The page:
What is a brain aneurysm? The vessel rupture that left actor Tom Sizemore in a critical condition
Actor Tom Sizemore is in a critical condition after suffering a brain aneurysm.
His manager described the situation as "wait and see" with the 61-year-old in intensive care.
What is a brain aneurysm, how are they treated and what is the outlook for patients?
What is a brain aneurysm?
An aneurysm is a bulge in a blood vessel caused by a weakness in the blood vessel wall.
As blood passes through the weakened blood vessel, the blood pressure causes a small area to bulge outwards like a balloon.
The Brain Aneurysm Foundation in the US compares it to a weak spot on a bike tyre's inner tube.
Because the walls of the artery are thin, the aneurysm is at risk of bursting.
What happens when a brain aneurysm bursts?
The first symptom is normally an agonising headache.
It's been described as a "thunderclap headache", the NHS says, similar to a sudden hit on the head.
Other possible symptoms include vomiting, pain on looking at light, loss of consciousness and a stiff neck.
When an aneurysm ruptures, blood spills into the space between the skull and the brain.
This is called a haemorrhage or haemorrhagic stroke and is considered a medical emergency.
What are the symptoms of an unruptured brain aneurysm?
Unruptured brain aneurysms normally do not have any symptoms.
However they occasionally cause symptoms if they're particularly large or press against tissues or nerves inside the brain.
According to the NHS, symptoms can include visual disturbances, pain above or around your eye, numbness or weakness on one side of your face and difficulties with speech, memory and concentration.
How are brain aneurysms treated?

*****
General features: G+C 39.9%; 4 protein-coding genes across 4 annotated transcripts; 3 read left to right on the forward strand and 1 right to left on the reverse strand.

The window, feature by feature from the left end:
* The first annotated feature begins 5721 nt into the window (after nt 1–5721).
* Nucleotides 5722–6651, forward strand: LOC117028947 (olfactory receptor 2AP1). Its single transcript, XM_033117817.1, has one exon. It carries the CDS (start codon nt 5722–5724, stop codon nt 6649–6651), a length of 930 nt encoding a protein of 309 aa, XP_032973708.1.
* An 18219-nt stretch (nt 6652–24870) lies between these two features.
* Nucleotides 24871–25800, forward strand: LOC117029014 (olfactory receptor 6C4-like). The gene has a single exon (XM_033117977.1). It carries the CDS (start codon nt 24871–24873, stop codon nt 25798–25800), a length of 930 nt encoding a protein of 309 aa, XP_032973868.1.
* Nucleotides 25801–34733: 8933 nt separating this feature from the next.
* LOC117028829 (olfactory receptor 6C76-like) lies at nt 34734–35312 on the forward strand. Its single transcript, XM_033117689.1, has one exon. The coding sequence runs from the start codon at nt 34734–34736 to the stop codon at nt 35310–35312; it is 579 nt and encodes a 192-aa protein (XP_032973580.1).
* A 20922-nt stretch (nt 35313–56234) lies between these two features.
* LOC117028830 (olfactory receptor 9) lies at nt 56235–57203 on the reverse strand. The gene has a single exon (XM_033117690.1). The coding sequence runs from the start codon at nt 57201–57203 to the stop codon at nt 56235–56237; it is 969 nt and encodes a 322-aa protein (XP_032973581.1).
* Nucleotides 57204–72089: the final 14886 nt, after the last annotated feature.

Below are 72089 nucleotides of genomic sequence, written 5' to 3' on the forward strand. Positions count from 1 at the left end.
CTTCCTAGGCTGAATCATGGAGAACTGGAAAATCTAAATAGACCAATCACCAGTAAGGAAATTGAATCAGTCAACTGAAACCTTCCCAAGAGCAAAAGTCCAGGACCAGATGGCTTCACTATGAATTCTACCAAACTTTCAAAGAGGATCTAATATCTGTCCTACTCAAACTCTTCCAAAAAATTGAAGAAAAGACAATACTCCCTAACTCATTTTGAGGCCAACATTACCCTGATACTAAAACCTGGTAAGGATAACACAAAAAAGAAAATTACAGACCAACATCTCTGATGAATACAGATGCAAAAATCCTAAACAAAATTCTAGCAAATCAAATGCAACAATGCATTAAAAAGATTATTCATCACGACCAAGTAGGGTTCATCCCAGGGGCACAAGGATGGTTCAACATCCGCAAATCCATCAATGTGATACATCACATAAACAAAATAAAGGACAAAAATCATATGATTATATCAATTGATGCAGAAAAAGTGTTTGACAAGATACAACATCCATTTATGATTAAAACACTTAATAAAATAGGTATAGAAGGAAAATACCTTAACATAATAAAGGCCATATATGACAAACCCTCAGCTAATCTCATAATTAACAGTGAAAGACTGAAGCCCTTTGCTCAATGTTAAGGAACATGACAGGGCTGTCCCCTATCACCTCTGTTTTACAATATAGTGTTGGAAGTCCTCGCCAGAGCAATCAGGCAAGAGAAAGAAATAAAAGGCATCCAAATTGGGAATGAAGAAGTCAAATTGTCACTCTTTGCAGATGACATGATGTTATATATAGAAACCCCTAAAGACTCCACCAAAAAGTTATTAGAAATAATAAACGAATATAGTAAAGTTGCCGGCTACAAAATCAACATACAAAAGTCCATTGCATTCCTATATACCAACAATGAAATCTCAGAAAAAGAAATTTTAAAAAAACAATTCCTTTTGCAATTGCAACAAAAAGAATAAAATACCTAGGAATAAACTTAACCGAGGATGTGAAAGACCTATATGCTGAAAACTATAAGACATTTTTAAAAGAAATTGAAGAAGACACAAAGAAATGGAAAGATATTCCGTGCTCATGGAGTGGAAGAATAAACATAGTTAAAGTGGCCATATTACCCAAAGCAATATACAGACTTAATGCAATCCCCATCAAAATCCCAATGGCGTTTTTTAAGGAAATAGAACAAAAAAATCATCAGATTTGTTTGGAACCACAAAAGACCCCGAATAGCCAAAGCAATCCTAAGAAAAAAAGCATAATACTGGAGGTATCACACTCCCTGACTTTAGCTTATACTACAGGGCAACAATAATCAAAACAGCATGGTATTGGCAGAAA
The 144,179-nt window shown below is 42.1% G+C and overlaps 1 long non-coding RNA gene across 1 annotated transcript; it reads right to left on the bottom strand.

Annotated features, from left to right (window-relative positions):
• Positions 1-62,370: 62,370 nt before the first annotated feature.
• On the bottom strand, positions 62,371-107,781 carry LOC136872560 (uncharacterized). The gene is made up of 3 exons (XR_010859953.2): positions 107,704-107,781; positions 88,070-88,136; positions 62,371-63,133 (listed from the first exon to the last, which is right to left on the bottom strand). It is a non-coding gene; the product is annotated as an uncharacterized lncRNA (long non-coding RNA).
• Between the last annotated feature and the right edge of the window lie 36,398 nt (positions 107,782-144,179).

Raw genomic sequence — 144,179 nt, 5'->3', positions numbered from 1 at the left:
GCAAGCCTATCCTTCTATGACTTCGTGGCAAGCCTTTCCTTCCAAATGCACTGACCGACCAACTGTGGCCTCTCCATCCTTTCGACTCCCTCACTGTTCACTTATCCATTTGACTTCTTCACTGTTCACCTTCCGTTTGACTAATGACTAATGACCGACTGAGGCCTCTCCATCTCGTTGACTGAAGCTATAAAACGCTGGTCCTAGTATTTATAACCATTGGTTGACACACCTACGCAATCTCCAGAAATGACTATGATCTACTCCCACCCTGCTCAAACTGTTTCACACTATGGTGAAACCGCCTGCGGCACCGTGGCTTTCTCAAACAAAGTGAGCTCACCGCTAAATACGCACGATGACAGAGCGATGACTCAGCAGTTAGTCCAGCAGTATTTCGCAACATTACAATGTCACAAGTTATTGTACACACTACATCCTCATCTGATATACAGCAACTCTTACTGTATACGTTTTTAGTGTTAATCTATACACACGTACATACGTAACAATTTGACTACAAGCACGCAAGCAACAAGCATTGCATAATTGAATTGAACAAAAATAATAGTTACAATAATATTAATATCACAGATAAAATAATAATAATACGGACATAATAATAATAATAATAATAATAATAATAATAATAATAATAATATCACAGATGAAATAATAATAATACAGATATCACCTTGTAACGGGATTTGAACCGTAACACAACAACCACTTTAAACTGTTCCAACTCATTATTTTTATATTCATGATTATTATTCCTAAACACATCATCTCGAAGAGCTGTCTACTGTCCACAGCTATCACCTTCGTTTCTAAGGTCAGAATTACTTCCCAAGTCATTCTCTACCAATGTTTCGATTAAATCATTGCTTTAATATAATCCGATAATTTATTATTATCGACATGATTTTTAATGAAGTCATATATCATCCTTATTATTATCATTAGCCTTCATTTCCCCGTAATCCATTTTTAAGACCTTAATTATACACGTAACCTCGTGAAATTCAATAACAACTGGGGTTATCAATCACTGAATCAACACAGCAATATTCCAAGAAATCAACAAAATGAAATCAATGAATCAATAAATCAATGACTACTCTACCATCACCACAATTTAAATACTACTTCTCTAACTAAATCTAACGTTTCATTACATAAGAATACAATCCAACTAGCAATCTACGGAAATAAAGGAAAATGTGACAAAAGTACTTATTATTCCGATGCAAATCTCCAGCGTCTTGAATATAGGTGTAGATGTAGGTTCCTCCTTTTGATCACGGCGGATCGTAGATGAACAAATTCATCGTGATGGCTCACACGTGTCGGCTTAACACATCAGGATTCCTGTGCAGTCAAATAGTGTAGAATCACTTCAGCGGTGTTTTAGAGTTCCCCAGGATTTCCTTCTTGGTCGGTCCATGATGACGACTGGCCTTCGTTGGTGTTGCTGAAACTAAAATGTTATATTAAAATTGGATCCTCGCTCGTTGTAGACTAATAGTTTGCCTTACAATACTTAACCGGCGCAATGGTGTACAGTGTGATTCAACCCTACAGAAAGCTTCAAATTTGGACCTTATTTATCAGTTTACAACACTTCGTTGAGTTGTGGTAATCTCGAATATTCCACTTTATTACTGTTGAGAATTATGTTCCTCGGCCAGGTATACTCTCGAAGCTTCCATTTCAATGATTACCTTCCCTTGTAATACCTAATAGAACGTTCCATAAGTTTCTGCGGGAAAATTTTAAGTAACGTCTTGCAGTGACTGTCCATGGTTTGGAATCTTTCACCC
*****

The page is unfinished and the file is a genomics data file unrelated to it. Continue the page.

Not all aneurysms are at risk of rupturing. Where an unruptured aneurysm is considered low-risk, it will usually be monitored rather than treated because the risk of operating often outweighs the benefit.
An aneurysm that is at risk of or has already burst may be treated with coiling or surgical clipping.
Coiling involves filling the aneurysm with a series of platinum coils that are threaded up from the patient's groin.
The coils prevent more blood flowing into the aneurysm and pressing against the weakened walls.
Surgical clipping involves removing a section of the skull and placing a metal clip over the "neck" of the aneurysm to stop blood from flowing into it.
The same treatments are used for aneurysms that have already burst.
Who is at risk of having a brain aneurysm?
Brain aneurysms can develop in anyone at any age, but are more common in people over 40.
They are also more common in women.
People who smoke and those with high blood pressure are at greater risk of brain aneurysms.
Excessive alcohol consumption and drug use, particularly cocaine, are also associated with brain aneurysms.
What's the outlook after a ruptured brain aneurysm?
Ruptured brain aneurysms are fatal in about 50% of cases, according to the Brain Aneurysm Foundation.
About 15% of people with a ruptured aneurysm die before reaching the hospital. Most of the deaths are due to rapid and massive brain injury from the initial bleeding.
Of those who survive, about two thirds suffer permanent neurological problems.